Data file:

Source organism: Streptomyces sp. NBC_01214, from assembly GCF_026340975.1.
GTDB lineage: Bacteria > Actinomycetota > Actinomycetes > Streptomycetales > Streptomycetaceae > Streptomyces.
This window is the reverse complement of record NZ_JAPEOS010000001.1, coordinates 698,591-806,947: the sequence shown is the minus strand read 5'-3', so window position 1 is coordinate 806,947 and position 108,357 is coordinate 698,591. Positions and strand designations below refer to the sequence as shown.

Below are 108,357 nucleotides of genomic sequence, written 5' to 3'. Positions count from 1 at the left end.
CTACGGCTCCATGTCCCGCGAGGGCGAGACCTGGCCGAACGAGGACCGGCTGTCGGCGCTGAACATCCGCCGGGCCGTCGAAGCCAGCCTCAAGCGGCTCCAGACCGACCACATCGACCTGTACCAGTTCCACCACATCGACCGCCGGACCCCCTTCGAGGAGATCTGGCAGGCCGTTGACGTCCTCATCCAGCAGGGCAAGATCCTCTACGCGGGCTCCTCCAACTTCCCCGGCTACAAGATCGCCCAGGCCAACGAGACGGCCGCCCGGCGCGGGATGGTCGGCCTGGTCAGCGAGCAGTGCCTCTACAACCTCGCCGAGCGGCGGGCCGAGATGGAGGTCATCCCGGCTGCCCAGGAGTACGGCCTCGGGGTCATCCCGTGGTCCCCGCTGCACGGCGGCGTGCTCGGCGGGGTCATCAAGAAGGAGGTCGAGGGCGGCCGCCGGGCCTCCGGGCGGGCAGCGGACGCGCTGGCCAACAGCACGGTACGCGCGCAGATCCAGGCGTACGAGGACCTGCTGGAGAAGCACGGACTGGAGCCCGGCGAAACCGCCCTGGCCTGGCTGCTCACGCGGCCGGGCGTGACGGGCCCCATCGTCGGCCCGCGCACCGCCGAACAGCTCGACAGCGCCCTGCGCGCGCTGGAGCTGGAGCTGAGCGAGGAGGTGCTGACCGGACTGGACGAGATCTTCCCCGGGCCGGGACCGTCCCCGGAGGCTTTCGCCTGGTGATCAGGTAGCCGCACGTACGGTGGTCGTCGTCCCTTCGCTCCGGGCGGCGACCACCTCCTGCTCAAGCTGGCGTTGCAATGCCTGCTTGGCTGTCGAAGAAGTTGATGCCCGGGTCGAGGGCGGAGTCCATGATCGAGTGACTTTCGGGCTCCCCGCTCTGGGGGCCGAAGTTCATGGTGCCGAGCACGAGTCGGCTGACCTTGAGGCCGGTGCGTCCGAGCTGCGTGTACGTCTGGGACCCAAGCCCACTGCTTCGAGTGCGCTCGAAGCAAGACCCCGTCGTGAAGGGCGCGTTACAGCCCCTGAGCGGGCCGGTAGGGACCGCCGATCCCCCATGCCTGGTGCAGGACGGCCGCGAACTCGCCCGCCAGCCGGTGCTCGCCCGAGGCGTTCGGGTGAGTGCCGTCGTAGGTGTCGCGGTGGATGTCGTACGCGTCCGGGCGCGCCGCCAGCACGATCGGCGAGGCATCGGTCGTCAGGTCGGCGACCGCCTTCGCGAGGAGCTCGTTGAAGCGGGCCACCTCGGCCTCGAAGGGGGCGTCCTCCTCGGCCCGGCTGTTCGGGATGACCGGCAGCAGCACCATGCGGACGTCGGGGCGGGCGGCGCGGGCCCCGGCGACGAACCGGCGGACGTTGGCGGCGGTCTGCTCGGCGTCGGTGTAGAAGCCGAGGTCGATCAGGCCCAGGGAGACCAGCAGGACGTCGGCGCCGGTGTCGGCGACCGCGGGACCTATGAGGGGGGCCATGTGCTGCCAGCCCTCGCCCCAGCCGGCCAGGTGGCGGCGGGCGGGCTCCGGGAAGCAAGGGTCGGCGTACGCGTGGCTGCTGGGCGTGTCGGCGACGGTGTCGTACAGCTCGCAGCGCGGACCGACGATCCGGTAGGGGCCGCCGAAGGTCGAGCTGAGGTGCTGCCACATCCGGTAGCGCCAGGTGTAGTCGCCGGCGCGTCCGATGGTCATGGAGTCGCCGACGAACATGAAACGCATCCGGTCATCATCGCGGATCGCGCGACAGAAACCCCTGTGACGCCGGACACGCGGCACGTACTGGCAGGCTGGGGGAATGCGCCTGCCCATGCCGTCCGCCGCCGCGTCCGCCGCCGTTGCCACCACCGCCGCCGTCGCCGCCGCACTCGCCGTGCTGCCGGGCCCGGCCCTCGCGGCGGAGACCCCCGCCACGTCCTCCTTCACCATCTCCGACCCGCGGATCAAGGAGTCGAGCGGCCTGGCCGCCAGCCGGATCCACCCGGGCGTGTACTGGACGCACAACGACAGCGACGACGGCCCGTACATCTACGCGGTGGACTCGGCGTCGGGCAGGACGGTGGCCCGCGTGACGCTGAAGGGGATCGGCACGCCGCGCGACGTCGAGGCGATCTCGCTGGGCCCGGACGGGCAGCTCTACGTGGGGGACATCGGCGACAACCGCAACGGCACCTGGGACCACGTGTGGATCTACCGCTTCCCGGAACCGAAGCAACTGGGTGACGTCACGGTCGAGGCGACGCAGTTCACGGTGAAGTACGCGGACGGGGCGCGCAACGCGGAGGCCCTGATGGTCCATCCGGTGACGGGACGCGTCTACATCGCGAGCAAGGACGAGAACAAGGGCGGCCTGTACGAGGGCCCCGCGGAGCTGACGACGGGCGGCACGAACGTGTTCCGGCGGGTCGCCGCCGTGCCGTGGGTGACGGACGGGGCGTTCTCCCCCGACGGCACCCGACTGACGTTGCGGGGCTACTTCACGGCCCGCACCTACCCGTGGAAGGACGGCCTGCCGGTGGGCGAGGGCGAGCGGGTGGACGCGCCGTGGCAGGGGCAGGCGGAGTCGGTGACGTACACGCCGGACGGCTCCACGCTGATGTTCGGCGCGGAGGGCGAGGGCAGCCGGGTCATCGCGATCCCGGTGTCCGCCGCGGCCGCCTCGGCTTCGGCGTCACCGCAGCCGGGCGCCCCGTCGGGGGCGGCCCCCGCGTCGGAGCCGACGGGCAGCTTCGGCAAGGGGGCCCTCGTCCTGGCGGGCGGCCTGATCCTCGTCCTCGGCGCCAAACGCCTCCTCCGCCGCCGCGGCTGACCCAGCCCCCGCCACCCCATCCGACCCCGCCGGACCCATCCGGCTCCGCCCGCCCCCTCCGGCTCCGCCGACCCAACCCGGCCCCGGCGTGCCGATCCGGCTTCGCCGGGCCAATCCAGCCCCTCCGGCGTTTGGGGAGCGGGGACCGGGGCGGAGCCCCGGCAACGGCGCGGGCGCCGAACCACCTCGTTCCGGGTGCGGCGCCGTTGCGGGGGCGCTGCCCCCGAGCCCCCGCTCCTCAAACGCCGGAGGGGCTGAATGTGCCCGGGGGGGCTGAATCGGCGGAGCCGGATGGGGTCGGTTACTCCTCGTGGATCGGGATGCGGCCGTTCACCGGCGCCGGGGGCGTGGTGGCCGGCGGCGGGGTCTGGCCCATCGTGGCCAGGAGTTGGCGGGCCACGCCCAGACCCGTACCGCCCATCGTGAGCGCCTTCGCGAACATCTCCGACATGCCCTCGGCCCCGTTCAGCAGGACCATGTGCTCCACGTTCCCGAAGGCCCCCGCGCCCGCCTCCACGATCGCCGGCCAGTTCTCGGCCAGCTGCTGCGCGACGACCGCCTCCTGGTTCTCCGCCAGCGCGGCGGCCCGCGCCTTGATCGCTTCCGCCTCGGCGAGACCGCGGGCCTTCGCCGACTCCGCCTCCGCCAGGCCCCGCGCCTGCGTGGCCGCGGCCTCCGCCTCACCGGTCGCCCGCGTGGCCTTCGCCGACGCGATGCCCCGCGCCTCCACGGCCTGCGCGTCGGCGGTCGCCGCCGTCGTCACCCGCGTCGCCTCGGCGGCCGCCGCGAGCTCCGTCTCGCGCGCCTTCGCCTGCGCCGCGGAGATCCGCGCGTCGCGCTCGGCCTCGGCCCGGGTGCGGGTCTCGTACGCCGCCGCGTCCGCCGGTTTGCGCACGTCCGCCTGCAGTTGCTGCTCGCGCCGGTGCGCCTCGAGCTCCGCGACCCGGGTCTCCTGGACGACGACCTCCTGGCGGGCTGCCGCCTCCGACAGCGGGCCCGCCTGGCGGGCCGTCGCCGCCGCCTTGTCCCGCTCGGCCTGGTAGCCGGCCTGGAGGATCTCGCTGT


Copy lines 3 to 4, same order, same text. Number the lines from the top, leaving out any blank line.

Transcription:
This window is the reverse complement of record NZ_JAPEOS010000001.1, coordinates 698,591-806,947: the sequence shown is the minus strand read 5'-3', so window position 1 is coordinate 806,947 and position 108,357 is coordinate 698,591. Positions and strand designations below refer to the sequence as shown.

Below are 108,357 nucleotides of genomic sequence, written 5' to 3'. Positions count from 1 at the left end.